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|What we are told|
Imagine that there is a great ocean liner like the Titanic. It is sinking and all the people try to get off. Unfortunately, 98% of the passengers drown, but 2% are able to get onto lifeboats. Now a generation has passed, and the passengers on the lifeboat think that being on a lifeboat is normal, and they do not remember that there ever was an ocean liner, or if they do recall the days of the liner, they are told about how horrible it was back then, and how much better off they are on the lifeboat. The fact that 98% of the passengers were lost and eaten by sharks does not dismay them as long as they are part of the 2% on the lifeboats.
To make the allegory more pertinent, we need to remember that "periodic continence" was always permitted at best as a lifeboat. It was always supposed to be an emergency escape hatch. It was never intended to constitute normal everyday practice.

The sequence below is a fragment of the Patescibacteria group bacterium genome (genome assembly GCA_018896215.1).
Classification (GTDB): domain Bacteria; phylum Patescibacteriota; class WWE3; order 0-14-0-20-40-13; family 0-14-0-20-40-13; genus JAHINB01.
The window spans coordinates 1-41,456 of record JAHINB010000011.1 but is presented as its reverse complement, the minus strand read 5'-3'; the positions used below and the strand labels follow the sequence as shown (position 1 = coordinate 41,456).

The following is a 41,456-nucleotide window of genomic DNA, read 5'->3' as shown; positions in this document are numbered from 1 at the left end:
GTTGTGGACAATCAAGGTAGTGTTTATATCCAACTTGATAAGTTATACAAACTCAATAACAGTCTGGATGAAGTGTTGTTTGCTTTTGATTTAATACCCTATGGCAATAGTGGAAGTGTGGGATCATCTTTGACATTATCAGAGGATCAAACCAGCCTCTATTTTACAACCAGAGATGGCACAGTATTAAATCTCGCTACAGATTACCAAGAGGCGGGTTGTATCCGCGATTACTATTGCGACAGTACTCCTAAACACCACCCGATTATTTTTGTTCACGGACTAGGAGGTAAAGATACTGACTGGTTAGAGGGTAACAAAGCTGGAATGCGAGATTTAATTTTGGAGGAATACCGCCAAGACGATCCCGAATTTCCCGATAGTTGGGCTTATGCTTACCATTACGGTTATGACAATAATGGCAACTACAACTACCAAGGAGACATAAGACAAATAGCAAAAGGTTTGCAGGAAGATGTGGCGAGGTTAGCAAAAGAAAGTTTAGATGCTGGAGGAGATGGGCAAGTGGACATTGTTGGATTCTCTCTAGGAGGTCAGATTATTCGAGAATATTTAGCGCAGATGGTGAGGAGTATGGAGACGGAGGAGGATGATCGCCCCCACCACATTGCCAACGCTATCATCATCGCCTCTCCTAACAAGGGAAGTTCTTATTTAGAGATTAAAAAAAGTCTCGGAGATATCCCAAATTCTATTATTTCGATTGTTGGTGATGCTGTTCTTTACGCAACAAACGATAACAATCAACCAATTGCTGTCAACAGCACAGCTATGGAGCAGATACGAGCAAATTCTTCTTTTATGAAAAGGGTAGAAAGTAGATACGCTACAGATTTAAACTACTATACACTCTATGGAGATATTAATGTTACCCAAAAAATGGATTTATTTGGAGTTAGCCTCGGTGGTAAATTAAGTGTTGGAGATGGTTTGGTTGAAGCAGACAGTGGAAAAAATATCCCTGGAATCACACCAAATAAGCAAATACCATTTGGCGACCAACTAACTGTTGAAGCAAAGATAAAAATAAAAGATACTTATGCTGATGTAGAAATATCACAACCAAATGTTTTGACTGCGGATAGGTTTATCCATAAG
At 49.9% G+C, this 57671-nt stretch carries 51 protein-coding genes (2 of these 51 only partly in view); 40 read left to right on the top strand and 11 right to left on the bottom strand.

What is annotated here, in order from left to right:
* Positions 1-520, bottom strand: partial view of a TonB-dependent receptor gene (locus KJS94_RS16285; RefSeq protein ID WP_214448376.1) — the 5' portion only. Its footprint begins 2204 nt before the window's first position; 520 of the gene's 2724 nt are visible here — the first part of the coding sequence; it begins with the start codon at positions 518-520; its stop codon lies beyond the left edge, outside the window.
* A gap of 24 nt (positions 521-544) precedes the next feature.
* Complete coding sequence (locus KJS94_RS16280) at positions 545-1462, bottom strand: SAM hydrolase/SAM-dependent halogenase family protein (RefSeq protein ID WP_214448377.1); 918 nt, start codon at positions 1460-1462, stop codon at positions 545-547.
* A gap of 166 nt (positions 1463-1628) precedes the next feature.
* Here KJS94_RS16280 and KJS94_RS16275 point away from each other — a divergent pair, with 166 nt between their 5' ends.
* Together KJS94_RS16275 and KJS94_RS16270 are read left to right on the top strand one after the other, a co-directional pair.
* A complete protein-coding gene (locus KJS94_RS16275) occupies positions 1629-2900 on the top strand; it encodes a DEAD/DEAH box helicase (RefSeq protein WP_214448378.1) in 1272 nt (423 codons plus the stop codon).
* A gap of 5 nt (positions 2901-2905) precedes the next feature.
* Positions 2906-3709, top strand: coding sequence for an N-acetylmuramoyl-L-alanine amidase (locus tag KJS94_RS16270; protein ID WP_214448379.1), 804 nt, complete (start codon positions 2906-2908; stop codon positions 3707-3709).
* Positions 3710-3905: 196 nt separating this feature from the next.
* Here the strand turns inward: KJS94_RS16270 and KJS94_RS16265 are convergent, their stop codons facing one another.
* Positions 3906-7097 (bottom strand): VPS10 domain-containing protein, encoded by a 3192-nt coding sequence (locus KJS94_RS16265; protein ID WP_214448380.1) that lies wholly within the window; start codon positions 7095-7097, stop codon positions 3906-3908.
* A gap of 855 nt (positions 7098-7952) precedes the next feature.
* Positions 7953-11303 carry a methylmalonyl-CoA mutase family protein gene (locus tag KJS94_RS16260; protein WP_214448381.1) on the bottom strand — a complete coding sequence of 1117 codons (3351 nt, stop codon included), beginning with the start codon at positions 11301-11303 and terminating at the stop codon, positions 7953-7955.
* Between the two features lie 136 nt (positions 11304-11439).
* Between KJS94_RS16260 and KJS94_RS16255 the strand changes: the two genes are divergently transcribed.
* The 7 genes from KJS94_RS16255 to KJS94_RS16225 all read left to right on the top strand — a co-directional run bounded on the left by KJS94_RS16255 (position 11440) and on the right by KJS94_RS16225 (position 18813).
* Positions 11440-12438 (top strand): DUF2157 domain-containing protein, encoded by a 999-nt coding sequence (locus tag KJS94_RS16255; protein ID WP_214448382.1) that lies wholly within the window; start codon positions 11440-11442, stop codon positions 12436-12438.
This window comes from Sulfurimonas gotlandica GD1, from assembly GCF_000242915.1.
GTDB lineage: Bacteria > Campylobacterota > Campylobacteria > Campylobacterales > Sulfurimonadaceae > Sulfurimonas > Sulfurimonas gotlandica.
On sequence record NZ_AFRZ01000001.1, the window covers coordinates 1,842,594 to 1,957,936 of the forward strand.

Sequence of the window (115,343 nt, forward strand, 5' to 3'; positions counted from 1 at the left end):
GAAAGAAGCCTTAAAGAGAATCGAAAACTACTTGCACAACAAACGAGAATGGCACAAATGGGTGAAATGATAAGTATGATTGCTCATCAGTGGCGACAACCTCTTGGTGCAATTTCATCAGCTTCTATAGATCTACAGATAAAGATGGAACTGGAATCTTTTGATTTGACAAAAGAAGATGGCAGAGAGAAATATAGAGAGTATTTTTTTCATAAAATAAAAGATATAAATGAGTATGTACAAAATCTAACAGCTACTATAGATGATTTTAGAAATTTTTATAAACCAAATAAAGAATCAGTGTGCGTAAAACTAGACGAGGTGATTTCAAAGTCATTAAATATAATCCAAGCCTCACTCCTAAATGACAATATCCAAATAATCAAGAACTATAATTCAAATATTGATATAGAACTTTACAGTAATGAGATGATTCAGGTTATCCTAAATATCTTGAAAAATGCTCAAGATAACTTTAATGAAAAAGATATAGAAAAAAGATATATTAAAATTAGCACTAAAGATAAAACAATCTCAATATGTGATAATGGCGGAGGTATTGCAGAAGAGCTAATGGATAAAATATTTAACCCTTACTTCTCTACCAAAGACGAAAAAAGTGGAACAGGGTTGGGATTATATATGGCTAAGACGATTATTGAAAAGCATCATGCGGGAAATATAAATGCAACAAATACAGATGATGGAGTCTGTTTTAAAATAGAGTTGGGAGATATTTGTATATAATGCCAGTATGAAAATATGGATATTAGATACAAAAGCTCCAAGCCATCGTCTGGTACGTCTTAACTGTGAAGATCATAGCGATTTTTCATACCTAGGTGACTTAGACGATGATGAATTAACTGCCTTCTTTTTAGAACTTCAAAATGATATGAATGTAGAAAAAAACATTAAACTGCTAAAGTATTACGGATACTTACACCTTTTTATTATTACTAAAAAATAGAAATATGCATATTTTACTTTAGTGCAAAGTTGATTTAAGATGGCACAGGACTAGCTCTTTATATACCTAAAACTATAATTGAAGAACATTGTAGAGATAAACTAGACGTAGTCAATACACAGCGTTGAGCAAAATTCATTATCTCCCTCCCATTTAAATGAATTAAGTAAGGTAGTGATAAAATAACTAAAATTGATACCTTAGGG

In order to leave the lifeboat and return to where he belongs, a passenger first has to overcome his shock at realizing that the ocean liner didn't sink despite everything that he has been taught his whole life. He has to trust his eyes and say, "Look, I see it right over there." Then he has to overcome the fear-mongering that will try to keep him from returning. But when he finally arrives at the ship, imagine his astonishment to see that the band is still playing, faithful passengers and crew have kept everything operational. The ship will still take him across the ocean to the other side. And it will do so with beauty and decorum and generosity in place of the ugliness, wretchedness, and deprivation that characterized life wandering aimlessly in a lifeboat.